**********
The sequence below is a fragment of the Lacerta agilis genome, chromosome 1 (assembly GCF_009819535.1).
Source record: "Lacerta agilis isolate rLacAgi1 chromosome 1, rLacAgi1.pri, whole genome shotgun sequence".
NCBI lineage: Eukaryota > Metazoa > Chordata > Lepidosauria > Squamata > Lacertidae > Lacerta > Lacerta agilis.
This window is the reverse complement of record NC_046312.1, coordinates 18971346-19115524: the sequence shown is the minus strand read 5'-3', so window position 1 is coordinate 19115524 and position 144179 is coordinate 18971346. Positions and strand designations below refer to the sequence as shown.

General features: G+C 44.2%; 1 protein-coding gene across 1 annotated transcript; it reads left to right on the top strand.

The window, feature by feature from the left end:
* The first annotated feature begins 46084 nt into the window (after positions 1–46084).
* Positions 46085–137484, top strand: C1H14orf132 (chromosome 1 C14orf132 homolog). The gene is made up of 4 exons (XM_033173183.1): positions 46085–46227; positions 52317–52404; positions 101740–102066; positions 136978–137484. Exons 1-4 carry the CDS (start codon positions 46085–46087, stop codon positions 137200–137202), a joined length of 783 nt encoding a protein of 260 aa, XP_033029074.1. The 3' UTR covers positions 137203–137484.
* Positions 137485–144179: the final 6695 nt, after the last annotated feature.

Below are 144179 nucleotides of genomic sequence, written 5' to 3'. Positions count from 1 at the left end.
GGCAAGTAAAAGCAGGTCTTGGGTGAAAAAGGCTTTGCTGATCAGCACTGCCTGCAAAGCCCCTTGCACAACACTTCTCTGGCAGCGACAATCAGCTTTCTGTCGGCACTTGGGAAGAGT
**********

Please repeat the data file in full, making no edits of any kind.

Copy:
The sequence below is a fragment of the Lacerta agilis genome, chromosome 1 (assembly GCF_009819535.1).
Source record: "Lacerta agilis isolate rLacAgi1 chromosome 1, rLacAgi1.pri, whole genome shotgun sequence".
NCBI lineage: Eukaryota > Metazoa > Chordata > Lepidosauria > Squamata > Lacertidae > Lacerta > Lacerta agilis.
This window is the reverse complement of record NC_046312.1, coordinates 18971346-19115524: the sequence shown is the minus strand read 5'-3', so window position 1 is coordinate 19115524 and position 144179 is coordinate 18971346. Positions and strand designations below refer to the sequence as shown.

General features: G+C 44.2%; 1 protein-coding gene across 1 annotated transcript; it reads left to right on the top strand.

The window, feature by feature from the left end:
* The first annotated feature begins 46084 nt into the window (after positions 1–46084).
* Positions 46085–137484, top strand: C1H14orf132 (chromosome 1 C14orf132 homolog). The gene is made up of 4 exons (XM_033173183.1): positions 46085–46227; positions 52317–52404; positions 101740–102066; positions 136978–137484. Exons 1-4 carry the CDS (start codon positions 46085–46087, stop codon positions 137200–137202), a joined length of 783 nt encoding a protein of 260 aa, XP_033029074.1. The 3' UTR covers positions 137203–137484.
* Positions 137485–144179: the final 6695 nt, after the last annotated feature.

Below are 144179 nucleotides of genomic sequence, written 5' to 3'. Positions count from 1 at the left end.
GGCAAGTAAAAGCAGGTCTTGGGTGAAAAAGGCTTTGCTGATCAGCACTGCCTGCAAAGCCCCTTGCACAACACTTCTCTGGCAGCGACAATCAGCTTTCTGTCGGCACTTGGGAAGAGT